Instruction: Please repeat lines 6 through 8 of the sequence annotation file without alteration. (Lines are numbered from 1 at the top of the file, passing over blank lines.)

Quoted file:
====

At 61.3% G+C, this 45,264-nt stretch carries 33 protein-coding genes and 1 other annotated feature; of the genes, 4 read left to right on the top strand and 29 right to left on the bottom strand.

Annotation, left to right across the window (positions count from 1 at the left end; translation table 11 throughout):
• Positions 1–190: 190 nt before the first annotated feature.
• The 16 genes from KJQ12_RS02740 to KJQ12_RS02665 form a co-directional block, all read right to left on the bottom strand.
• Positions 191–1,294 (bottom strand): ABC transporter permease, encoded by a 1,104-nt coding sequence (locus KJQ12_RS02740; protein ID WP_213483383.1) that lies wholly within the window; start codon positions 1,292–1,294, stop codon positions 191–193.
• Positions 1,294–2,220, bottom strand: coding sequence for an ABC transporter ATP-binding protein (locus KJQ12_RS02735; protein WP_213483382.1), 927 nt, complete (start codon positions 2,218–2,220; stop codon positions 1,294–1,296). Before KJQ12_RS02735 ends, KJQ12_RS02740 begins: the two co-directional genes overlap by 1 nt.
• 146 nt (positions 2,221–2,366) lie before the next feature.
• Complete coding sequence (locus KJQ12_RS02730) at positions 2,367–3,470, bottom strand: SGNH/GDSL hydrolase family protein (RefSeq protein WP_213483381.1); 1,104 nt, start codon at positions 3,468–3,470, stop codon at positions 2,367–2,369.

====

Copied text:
• Positions 1,294–2,220, bottom strand: coding sequence for an ABC transporter ATP-binding protein (locus KJQ12_RS02735; protein WP_213483382.1), 927 nt, complete (start codon positions 2,218–2,220; stop codon positions 1,294–1,296). Before KJQ12_RS02735 ends, KJQ12_RS02740 begins: the two co-directional genes overlap by 1 nt.
• 146 nt (positions 2,221–2,366) lie before the next feature.
• Complete coding sequence (locus KJQ12_RS02730) at positions 2,367–3,470, bottom strand: SGNH/GDSL hydrolase family protein (RefSeq protein WP_213483381.1); 1,104 nt, start codon at positions 3,468–3,470, stop codon at positions 2,367–2,369.